Cindy shrugged. “You’ll have to ask him that.” Her tone implied that would never happen.           “Are you joining the line, April?” Cindy asked, gazing at the food stalls at the left end of the cafeteria.

                “Yeah,” I replied, massaging my temples as I worked off my slowly fading headache. “Yeah. You?”

                “Hmm-mm,” she replied. “Come on.” She strode towards the line, lithe in her ballet flats.

                I hesitated. “Megan?”

                “Nah,” she answered, dislodging a tiny chip from her coral nail polish. She wrinkled her nose as she looked up. “Cafeteria foods gross. I pack my lunches.”

                “Ok,” I grinned, walking towards the line.

                “Hey, remember to sit with us,” she called as I left.

                I nodded, continuing to walk.

                I stopped behind Cindy, who was craning her neck to peruse the menu.

                “Cafeteria food’s not all bad,” she said, “there’s a decent meal now and then.”

                “I smiled. “In Miami, it was all mush.”

                Cindy laughed. “Well, you should love it here then.”

                “Maybe,” I murmured.

                We stayed in silence for the rest of the time, shuffling forward whenever the line moved.

                “Hey, did you hear Zane Wolf is back?” I heard a girl hiss particularly loudly from behind me. A couple of people conspicuously watched her, listening in on their conversation.

                “Really? You’re not joking?”

                “Yeah, Ali saw him in homeroom. He just came back in like nothing ever happened.”

                “Wow. I wonder if he’s the same. Some of us might have a chance—”

                “Excuse me,” someone grunted from beside me.

                I looked up to see a hard face glaring down at me. Catching my eyes, his gaze turned confused.

                I glanced forward to see Cindy already several meters down. “Oh, sorry,” I muttered, scurrying towards her.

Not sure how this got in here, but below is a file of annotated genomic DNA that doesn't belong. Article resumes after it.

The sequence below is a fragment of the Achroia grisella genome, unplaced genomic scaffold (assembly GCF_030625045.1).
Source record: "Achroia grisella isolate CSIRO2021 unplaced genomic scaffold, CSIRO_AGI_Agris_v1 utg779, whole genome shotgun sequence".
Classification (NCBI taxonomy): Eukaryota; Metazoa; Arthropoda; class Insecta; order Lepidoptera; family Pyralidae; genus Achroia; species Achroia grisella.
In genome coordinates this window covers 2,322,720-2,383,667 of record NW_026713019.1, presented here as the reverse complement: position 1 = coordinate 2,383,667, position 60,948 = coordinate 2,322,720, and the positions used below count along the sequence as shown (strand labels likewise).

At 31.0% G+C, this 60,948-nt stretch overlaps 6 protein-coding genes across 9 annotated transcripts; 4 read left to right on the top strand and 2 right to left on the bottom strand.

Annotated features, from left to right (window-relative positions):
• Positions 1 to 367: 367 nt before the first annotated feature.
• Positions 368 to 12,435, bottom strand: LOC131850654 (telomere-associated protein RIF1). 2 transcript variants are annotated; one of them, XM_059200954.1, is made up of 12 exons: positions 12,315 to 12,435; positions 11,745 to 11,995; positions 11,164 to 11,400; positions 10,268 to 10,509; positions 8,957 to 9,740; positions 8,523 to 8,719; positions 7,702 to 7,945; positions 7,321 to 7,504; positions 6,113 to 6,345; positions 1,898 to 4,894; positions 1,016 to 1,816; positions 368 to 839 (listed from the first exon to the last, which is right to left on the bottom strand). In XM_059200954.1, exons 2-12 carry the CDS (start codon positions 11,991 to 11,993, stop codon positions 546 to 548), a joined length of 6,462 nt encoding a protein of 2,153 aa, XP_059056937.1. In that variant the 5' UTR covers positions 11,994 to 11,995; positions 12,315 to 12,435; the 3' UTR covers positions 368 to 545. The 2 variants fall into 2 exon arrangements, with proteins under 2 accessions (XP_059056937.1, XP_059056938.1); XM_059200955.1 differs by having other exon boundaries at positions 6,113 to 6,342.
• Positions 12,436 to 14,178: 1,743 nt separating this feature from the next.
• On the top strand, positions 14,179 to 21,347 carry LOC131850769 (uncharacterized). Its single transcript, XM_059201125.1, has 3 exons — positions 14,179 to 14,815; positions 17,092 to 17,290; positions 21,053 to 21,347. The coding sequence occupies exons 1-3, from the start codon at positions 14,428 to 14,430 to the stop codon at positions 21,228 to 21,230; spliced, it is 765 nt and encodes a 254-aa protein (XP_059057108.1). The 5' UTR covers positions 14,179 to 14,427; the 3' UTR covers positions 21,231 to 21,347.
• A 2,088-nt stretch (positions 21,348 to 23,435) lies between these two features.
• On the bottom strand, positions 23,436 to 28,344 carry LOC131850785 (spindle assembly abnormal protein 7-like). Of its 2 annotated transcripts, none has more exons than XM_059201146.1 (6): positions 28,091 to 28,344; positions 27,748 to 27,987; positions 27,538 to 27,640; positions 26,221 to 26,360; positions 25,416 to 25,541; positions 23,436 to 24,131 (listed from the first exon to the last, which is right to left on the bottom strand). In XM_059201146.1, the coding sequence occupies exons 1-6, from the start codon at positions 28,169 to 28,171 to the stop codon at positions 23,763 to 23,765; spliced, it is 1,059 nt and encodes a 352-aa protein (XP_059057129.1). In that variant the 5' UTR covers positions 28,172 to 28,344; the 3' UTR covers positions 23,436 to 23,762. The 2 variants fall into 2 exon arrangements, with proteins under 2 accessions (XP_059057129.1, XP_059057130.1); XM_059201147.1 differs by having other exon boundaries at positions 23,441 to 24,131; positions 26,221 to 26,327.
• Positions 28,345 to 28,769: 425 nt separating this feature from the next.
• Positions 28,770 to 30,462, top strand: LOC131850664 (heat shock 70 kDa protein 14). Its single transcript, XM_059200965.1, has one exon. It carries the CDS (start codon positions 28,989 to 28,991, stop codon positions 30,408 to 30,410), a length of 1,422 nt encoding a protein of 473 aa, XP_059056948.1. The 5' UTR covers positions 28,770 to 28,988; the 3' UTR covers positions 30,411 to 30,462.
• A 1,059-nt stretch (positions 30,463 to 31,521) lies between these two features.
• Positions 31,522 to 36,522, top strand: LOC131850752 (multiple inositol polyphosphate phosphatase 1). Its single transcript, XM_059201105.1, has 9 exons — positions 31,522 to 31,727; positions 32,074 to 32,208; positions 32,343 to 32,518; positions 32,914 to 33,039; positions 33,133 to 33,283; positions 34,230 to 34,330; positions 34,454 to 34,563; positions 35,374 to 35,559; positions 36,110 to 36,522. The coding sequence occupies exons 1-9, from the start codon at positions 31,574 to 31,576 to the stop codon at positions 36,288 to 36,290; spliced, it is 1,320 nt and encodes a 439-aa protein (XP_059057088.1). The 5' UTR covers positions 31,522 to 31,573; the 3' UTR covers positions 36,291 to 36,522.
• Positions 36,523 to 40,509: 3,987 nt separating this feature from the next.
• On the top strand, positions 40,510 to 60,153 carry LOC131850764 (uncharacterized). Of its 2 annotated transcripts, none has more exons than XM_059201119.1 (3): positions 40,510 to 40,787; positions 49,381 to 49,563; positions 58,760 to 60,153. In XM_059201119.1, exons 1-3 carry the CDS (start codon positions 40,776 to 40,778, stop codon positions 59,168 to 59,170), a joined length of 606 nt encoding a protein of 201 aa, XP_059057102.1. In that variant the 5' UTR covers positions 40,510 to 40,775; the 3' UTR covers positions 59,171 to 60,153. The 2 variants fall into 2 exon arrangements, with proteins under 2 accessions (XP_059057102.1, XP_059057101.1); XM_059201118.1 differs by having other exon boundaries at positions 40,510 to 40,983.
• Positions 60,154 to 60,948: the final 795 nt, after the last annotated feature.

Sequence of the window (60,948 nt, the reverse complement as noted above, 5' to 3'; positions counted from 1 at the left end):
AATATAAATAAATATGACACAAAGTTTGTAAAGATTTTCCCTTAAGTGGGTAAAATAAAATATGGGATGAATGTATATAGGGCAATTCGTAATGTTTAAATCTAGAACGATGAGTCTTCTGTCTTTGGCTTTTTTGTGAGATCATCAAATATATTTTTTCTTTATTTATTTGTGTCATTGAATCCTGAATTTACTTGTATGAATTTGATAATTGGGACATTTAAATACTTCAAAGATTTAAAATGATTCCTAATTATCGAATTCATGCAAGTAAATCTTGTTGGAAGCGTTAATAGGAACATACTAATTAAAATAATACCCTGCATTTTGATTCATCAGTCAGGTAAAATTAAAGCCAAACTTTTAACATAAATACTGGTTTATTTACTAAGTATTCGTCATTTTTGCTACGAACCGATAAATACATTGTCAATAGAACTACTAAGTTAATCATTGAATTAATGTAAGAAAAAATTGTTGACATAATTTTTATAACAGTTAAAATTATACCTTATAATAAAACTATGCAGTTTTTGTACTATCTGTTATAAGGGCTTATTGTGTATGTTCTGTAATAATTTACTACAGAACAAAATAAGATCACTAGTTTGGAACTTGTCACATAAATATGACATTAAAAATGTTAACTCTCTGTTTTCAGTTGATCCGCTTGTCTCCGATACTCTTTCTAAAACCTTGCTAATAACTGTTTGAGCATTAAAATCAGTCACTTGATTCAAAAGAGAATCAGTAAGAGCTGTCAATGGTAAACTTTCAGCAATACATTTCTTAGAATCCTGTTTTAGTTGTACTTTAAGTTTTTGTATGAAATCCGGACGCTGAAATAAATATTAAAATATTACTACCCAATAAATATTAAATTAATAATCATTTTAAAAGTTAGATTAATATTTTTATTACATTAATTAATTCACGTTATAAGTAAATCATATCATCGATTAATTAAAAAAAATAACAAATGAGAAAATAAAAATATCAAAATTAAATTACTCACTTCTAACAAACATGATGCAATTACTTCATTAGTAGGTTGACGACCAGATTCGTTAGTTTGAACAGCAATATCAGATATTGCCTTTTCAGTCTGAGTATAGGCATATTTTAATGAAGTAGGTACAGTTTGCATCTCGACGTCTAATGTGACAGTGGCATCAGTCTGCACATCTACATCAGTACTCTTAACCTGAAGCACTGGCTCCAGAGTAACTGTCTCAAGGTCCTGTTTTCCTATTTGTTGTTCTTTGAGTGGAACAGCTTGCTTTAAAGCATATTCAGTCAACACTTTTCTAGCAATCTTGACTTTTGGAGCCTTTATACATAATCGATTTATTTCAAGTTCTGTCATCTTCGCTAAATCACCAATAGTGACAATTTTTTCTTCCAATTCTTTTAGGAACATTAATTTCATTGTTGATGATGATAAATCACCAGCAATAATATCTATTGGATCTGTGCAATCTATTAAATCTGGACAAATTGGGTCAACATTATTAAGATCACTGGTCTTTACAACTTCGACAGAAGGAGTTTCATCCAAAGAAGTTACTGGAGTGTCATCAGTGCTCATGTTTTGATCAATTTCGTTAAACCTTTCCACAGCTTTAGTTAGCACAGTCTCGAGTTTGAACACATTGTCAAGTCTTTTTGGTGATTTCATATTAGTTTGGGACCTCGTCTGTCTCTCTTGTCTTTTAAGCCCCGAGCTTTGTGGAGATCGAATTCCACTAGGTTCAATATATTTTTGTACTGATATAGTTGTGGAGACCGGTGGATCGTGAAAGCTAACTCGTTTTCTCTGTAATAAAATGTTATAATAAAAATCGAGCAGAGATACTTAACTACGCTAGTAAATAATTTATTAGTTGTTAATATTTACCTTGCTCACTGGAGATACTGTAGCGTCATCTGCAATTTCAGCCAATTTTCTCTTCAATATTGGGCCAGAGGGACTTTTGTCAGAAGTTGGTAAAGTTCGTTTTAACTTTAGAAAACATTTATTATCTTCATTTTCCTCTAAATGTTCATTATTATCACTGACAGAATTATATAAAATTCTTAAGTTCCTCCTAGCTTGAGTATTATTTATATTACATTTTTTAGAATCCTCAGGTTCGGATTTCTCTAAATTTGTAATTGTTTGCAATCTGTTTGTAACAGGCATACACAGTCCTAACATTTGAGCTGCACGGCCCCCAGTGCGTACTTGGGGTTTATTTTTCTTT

Cindy hadn’t noticed, busy ogling a fried chicken morsel.

                “I can diet later,” she mumbled, scooping up several pieces of the heaped food, blatantly ignorant to the cafeteria ladies glare from beneath her hairnet.

                I quickly grabbed random pieces for a meal then paid at the counter. Cindy led us towards a table placed near a window. Megan and three other girls I vaguely recognized sat at it.

                Cindy pulled up a chair next to Megan, leaving me a seat between herself and a generously freckled girl with waist length red hair.

                “Guys, this is April,” Cindy said gesturing to me. “April, this is Ailey”—she gestured at the red-head next to me, who smiled shyly—“Helen”—she gestured to a girl with pale skin and sleek onyx hair—“And Catherine.”

My eyes were drawn to the last person characterized by a set of eyes burning into my face. I turned to meet dark green eyes which had taken an heavy dose of eyeliner and mascara.

Straight bangs cut off halfway through her eyes, brushing her not particularly long lashes. The rest of her hair fell in straight layers to the small of her back.  She was clad in all black and her lips were painted black, contrasting with her deathly pale skin.

And she was glaring at me.

                “Cath knows how it feels to be new,” grinned Cindy, oblivious to her glare. “She moved from Canada down here two years ago. Catherine is…what’s the word? Empathetic.”